Brain-Boosting Healthy Breakfasts

Great ideas for quick and easy balanced, healthy breakfasts

Family at breakfast table
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You know that old saying about breakfast being the most important meal of the day? For school-age kids, there’s a lot of science to back up that adage. Eating breakfast has been associated with better academic performance and behavior in children. And research has also shown that eating a balanced breakfast -- one that includes protein and complex carbohydrates -- helps boost brain function. When you consider the fact that kids need to be able to concentrate in school and follow directions and pay attention, breakfast really is perhaps the most important meal of the day for school-age kids.

Here are some quick and easy tips and ideas for healthy power breakfasts for the whole family.

  1. Think outside the breakfast box. Breakfast doesn’t always have to mean toast and eggs. For a bit of variety--not to mention convenience, try heating up some leftovers. Got chicken from last nite’s dinner? Make a chicken breakfast burrito. Even spaghetti and meatballs can make a yummy breakfast with some steamed veggies to round out the meal. Who says dinner can't be breakfast the next day?
  2. Whip up a smoothie. Smoothies can often be a life-saver for busy moms -- just blend together a few ingredients and you’re out the door. If you're really running late, you can even take it with you in a travel cup. Try blending some frozen berries with a banana and yogurt or milk. (You can even sneak in some baby spinach or chopped kale if your child won't notice the taste.) Delicious, nutritious, fast, and portable--it's the perfect breakfast for a busy school morning.
  1. Boil some eggs. Boiled eggs are an excellent choice for a high-protein breakfast. Make some the night before to save time in the morning. Serve with a slice of whole-grain toast or English muffin with some fruit and voila! You have a wonderful balanced breakfast.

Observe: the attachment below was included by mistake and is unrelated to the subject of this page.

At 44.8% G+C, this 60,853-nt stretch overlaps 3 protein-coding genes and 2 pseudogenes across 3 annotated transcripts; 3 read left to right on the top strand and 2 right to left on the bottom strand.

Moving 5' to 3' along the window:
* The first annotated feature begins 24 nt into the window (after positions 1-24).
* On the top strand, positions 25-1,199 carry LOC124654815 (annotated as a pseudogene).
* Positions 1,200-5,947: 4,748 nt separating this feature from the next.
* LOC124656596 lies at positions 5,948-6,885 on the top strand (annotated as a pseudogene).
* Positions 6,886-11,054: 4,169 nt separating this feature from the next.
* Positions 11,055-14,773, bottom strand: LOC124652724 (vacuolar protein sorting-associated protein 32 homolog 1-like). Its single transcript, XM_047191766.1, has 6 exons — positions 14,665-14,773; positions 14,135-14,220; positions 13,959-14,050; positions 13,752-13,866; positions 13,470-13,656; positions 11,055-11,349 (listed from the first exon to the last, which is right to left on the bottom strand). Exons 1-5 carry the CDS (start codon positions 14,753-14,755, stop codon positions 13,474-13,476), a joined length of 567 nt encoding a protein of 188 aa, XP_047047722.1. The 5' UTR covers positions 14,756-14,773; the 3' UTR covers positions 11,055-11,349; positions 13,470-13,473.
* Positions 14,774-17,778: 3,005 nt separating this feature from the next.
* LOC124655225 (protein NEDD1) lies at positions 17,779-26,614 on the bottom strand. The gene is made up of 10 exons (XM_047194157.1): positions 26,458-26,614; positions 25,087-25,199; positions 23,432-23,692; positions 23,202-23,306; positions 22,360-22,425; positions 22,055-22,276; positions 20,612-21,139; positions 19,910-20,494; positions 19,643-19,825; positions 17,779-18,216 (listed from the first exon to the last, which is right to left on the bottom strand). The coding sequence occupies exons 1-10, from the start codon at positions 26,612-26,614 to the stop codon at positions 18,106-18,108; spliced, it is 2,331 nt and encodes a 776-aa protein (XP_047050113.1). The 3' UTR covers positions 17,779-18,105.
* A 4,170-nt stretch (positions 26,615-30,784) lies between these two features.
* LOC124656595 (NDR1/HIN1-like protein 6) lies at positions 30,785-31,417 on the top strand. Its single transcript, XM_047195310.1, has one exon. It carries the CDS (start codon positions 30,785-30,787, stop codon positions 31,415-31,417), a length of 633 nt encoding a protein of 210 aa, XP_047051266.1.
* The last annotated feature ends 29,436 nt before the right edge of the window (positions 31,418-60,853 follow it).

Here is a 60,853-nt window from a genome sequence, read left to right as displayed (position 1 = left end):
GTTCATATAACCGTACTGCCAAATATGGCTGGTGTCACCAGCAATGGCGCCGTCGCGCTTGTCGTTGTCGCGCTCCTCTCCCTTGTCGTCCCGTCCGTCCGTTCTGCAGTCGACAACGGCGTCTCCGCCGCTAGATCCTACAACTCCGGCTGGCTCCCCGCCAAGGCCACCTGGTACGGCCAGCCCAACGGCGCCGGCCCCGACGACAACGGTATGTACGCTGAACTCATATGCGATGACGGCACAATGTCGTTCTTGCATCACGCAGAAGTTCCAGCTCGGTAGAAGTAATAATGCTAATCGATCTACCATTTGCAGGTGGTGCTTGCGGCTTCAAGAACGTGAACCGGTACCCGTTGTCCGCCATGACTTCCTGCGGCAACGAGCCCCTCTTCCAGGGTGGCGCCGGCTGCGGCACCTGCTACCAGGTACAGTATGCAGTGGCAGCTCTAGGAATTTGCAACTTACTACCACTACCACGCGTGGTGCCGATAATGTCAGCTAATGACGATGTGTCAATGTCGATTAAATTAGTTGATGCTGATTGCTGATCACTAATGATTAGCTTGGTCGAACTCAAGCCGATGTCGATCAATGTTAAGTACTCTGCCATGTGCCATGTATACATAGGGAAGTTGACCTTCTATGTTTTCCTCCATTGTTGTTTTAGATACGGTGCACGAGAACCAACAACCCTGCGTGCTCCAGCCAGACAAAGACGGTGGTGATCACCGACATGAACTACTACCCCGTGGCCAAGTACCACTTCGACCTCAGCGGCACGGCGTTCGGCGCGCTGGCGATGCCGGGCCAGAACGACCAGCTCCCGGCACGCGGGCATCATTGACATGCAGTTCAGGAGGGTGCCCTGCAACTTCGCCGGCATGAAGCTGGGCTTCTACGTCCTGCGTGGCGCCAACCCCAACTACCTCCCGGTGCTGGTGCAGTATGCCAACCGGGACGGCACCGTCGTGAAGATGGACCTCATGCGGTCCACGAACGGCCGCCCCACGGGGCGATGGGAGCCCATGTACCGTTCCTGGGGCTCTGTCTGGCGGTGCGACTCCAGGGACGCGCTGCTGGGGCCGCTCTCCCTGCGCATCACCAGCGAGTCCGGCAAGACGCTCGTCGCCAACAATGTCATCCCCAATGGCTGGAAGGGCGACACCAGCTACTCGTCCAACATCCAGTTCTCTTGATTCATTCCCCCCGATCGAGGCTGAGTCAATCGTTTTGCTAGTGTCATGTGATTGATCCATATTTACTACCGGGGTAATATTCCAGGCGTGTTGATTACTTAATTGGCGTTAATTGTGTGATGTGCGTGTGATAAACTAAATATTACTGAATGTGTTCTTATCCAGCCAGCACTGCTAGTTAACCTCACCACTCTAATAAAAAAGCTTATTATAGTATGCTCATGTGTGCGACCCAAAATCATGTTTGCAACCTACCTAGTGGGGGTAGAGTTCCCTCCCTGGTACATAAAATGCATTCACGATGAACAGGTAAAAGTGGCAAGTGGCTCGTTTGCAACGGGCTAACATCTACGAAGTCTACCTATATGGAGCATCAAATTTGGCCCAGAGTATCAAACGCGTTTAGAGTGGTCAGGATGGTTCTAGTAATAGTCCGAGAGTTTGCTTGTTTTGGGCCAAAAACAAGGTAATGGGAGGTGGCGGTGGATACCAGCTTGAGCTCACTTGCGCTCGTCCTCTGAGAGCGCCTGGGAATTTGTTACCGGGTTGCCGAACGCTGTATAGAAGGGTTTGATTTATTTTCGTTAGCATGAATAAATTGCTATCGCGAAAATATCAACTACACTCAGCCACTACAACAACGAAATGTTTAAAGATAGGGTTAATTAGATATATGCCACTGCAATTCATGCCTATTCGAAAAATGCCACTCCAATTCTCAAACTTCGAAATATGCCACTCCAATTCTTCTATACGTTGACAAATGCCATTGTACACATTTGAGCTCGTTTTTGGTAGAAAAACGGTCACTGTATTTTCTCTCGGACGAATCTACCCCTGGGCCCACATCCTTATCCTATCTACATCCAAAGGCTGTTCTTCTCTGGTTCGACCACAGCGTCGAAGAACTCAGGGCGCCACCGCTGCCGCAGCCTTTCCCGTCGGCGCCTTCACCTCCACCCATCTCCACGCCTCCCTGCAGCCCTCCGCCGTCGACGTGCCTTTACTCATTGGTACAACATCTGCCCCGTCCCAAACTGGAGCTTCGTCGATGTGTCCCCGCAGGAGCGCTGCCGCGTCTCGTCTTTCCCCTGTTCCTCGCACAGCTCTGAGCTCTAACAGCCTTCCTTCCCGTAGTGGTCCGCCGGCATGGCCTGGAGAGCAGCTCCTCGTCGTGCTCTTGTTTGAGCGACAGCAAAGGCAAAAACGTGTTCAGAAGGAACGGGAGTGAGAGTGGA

2. Try a nut butter. Serve up some peanut or almond butter on whole-grain toast for a high-protein boost. You can add some honey or a little jam for some sweetness, and pour a glass of milk for a well-balanced brain-building breakfast.
  1. Offer some fish. Who says you can't have fish for breakfast? Salmon and tuna are high in protein as well as healthy omega 3 fatty acids, which make them perfect breakfast foods. Try some tuna or salmon salad or smoked salmon with cream cheese on a bagel.
  2. Choose whole grain and skip the sugary cereal. Get into the habit of reading labels when it comes to choosing a breakfast cereal. Opt for one that lists whole grains as one of the top ingredients and is low in sugar. Add some sliced bananas or raisins if you need to add sweetness.
  3. Be carb smart. Fruits, whole-grain cereals and oatmeal are excellent choices for breakfast. These complex carbohydrates provide fiber and other nutrients and keep blood sugar levels relatively steady (unlike, say, sugary cereals, which can lead to rapid energy spikes and crashes).

Once you get your grade-schooler into the habit of having something in the morning, he’ll be less likely to pass it up. And be sure to set a good example by eating something yourself; your child is less likely to balk at breakfast if you’re having something together.

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